Mitzi E. Newhouse Theater
Photo Erin Baiano
When it played at The Duke on 42nd Street last year, Amy Herzog’s 4000 Miles was lauded for its sensitivity in portraying the relationship between a grandmother (Mary Louise Wilson) and grandson (Gabriel Ebert), and it has now been transferred to Lincoln Center (through June 17). It is not a sentimental play about old age and youth coming to terms with each other, but neither is it a play that will disturb anyone on any level; seeing the unforced, lived-in relations created between Wilson and Ebert is a pleasure, but a very modest pleasure. What struck me most about this play, which is a deserved mid-level success, is that the more time we spend with Wilson’s Vera, an old-time socialist with two marriages behind her, the more indistinct she is as a character. She almost fades away the more we scrutinize her, and this is a problem for a play that places so much emphasis on this woman’s interactions with her troubled grandson. There seems to be another play here, a play about youthful tragedies and dead ends, and the outlines of this play are frustratingly visible underneath the more conventional drama being enacted by Wilson and Ebert.
Put it this way: Ebert’s Leo brings home a young girl from a bar, Amanda (Greta Lee), a vibrant Chinese-American striver in platform shoes, and in one burst of Herzog’s writing and Lee’s acting, we get a vivid sense of this character, who she is, what she can do and might do. 4000 Miles comes alive while Amanda is on stage, but she only gets that one scene to jump out at us. This is a character that clearly demands a whole play, but Herzog brings us right back to Vera and Leo, talking and understanding and misunderstanding and then understanding each other again. There’s a real sense of pain and unrest in Leo’s scenes with his not-quite-former-girlfriend Bec (Zoë Winters), and when Leo finally confesses all the details of his best friend’s death, the reason why he is in such turmoil, the speech is so beautifully and evocatively written and played that a whole world opens up for us. And then Herzog brings us right back to grandmother and grandson politely relating to each other.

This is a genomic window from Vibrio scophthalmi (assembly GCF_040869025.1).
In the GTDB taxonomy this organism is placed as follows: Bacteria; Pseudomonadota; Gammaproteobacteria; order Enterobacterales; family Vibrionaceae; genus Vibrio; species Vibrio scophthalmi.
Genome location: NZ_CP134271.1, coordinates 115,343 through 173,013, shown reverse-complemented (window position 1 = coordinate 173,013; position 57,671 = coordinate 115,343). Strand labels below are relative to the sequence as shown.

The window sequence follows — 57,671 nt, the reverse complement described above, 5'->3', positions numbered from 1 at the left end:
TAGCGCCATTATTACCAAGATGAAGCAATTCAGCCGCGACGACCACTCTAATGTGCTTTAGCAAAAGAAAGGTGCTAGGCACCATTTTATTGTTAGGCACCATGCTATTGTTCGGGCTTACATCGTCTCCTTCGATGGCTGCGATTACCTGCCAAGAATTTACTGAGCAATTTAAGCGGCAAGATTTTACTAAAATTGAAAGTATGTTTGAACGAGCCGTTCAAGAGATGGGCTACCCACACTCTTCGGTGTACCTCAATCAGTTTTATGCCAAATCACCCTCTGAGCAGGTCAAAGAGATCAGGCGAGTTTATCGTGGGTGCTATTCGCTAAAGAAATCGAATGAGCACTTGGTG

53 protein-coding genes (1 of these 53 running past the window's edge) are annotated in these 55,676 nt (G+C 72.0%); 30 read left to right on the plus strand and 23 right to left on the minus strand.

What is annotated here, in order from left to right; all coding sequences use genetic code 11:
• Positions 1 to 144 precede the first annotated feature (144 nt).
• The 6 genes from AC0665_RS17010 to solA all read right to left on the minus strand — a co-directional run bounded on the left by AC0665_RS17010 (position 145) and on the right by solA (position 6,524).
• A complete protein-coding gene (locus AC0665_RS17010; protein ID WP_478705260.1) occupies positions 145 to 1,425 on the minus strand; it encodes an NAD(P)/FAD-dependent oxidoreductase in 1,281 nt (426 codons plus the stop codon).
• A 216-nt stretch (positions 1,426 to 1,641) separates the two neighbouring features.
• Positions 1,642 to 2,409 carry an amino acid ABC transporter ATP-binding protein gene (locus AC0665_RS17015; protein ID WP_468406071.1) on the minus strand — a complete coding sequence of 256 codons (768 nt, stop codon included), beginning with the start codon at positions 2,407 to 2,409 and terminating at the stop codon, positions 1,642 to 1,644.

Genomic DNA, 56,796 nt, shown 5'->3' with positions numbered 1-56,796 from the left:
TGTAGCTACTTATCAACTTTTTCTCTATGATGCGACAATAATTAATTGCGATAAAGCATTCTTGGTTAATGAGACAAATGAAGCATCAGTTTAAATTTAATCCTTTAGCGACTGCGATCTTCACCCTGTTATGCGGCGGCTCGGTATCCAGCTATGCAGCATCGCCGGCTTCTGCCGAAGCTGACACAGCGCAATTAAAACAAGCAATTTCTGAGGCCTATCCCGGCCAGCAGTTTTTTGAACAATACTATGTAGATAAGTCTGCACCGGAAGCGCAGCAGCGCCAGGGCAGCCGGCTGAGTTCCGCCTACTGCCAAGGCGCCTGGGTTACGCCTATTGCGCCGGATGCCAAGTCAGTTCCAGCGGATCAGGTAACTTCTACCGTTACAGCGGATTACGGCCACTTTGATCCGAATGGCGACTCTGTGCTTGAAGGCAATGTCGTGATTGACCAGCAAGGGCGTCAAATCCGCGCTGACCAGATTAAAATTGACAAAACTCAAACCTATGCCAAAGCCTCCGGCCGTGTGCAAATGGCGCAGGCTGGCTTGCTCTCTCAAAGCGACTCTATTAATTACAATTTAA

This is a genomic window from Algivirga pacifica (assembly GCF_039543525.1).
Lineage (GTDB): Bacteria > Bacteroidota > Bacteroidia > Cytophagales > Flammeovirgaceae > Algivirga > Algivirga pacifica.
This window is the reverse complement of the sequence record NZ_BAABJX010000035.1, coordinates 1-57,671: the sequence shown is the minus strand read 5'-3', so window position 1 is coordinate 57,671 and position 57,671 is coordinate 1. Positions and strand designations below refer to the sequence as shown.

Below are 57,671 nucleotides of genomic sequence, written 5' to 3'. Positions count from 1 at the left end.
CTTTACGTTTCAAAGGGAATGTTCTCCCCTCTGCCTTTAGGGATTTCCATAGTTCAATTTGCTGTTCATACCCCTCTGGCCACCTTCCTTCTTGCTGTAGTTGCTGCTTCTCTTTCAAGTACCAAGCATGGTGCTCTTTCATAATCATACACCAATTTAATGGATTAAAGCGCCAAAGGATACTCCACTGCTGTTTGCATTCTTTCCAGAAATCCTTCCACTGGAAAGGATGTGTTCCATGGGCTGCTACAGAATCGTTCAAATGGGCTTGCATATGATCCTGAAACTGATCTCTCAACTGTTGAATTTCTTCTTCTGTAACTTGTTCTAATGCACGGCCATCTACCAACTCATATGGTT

4000 Miles has other urges, but it keeps settling back into being something milky and standard, something for Lincoln Center, something for a star actress. Which is not to say that Wilson isn’t very fine and open as Vera, birdlike yet unfussy. Herzog has avoided all of the pitfalls of writing an elderly character in relation to a younger one, but in avoiding those pitfalls so scrupulously, it finally feels like that’s all she’s doing. I can understand her urge to bring Leo toward some kind of responsibility and maturity, but this optimism feels more willed than anything else, and it goes against the hints of the other possible play here, the play about being young and wild but also scared, the play about reaching for utopia and having your hand bitten clean off in return.